RBI at the cross-roads?

| Updated on November 12, 2018 Published on November 12, 2018

With reference to ‘RBI must do more, says FinMin’ (November 12), there can’t be two opinions about the fact that the government and the central bank have had disagreements, but the relationship has never looked so irretrievably broken as it does now. What else could explain the govt's reported persistence with invoking the provisions of Section 7 of the RBI Act? While the Centre-RBI spat does not augur well for their respective images, there is growing opposition to the government’s stance concerning the ‘redefining’ the ‘Capital and Reserve’ requirements of the RBI as per its own political suitability. Further, the govt also wants the RBI to dilute its PCA (Prompt Corrective Action) move against weak banks, asking it to suitably ‘relax’ its NBFCs/HBCs finance related policy as they are faced with huge debt repayment problem apart from urging it to have a ‘re-look’ at other key economic issues.

However, the moot question obviously arises: Why mix politics with economics? It may be quite significant to point out that IMF too has recently expressed its dissatisfaction over the government's move to play truant with the RBI’s autonomy. The RBI’s Central Board meeting scheduled to take place on November 19 may not only turn out to be the ‘fait accompli' for the incumbent Governor but also a huge game changer for the troubled Indian economy. Let us keep our fingers crossed.

S Kumar

New Delhi

Climate of business

With reference to the editorial ‘For affordable health’, there is a need for a business ambience that combines bottomline with social welfare objectives. It is evident from the Competition Commission of India’s report that cartelisation and financial obligations have been a bane for poor sections of the society. Health for money cannot be a mantra for any welfare state as its aim is to protect the citizen’s right to live with dignity. The government could have some regulations in place to keep the prices affordable. For instance it could ask companies to reduce prices after it reaches a particular revenue point.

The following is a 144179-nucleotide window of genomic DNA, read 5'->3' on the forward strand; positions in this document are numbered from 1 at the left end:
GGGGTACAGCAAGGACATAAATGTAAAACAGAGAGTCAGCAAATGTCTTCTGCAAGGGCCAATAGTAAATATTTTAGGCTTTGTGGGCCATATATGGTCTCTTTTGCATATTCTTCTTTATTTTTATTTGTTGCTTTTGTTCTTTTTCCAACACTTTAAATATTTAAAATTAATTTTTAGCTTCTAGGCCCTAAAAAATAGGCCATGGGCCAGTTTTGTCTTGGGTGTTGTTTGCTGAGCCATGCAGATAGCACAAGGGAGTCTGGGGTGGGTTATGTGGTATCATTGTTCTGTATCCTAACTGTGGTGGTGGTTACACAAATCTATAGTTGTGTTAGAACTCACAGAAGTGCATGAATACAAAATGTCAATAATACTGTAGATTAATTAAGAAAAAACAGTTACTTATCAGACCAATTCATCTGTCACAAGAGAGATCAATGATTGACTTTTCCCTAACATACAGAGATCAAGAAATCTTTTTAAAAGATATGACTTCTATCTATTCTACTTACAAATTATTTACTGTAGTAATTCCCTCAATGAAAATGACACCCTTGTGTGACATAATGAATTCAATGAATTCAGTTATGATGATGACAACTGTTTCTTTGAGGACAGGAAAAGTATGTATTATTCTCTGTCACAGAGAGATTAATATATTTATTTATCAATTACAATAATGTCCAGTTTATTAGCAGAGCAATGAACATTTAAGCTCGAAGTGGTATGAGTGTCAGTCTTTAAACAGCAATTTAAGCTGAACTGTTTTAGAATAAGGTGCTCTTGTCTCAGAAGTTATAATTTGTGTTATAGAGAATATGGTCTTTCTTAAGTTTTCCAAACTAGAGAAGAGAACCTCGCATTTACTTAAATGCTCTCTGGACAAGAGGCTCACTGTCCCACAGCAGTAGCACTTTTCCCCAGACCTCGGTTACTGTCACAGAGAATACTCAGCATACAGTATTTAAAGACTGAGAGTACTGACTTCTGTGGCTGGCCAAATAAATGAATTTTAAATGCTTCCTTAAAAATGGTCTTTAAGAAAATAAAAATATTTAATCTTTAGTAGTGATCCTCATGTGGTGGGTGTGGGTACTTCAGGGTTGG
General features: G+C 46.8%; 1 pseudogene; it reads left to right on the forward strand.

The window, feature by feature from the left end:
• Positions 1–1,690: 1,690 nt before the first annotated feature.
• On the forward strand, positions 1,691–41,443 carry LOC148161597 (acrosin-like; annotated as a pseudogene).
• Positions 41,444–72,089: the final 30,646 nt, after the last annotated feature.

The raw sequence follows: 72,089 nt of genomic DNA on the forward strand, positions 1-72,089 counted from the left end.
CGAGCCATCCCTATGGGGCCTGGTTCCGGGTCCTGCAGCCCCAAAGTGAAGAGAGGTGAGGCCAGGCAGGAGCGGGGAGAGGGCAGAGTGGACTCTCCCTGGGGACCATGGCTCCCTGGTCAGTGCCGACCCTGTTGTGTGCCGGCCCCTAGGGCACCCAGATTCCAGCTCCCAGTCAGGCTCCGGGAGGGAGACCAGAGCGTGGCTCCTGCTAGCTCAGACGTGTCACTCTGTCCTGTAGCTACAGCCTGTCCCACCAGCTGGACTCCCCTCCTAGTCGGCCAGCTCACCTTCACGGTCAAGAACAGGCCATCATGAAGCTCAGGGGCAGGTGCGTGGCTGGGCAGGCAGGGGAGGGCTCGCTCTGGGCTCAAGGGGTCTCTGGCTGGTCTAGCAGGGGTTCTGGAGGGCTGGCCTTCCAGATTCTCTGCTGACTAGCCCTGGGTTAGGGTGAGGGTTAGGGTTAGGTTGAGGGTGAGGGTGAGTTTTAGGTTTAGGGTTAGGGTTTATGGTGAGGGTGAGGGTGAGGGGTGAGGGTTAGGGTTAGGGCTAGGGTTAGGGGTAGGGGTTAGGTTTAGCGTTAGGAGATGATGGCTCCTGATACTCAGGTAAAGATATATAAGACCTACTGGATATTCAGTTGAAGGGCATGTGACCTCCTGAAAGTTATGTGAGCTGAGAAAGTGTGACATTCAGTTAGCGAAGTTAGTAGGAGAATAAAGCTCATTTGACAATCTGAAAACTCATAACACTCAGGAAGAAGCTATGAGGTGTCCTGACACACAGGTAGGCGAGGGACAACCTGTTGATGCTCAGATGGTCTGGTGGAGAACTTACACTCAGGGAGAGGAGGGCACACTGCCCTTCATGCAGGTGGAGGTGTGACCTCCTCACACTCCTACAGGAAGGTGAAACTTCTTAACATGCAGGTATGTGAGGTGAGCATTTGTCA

Vikram Sundaramurthy



Ease of living index

There is much jubilation and pride, especially among government circles, over India jumping 23 positions and reaching 77th rank in the global ease of doing business rankings. This, no doubt, is a significant achievement and timely in the context of the ongoing trend of flight of foreign investments. However, going by the low rung we occupy in the human development indices, despite years of decent growth, the surge in ranking is unlikely to have much bearing on the quality of life in the country.

It is time we constructed an index for ‘ease of living’ in our country to answer questions such as: how much time a citizen spends in government offices to get a piece of routine work done? What is the quality of education in government schools? How do primary health centres and public distribution system function?

Manohar Alembath


With reference to ‘Retail investors take a shine to mutual funds’, It is indeed music to the ears of mutual fund houses that retail investors participation in mutual funds have increased significantly. The growth has come from smaller cities where investors are showing signs of maturity and confidence in mutual funds. Given that the interest rate in PPF and NSC are not that attractive, it makes more sense to invest some part of the savings in mutual funds. And though print and electronic media are doing their part by educating retail investors but investors too must be patient to reap the rewards. With more help from regulator, I am sure retail mutual fund investors will opt for direct option and save on expenses.

Bal Govind




In the heading ‘Nysaa Retail in talks to raise ₹100-125 cr from investors’ (Nov 12), 1 in ₹100 was inadvertently missed out. The error is regretted.


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Published on November 12, 2018
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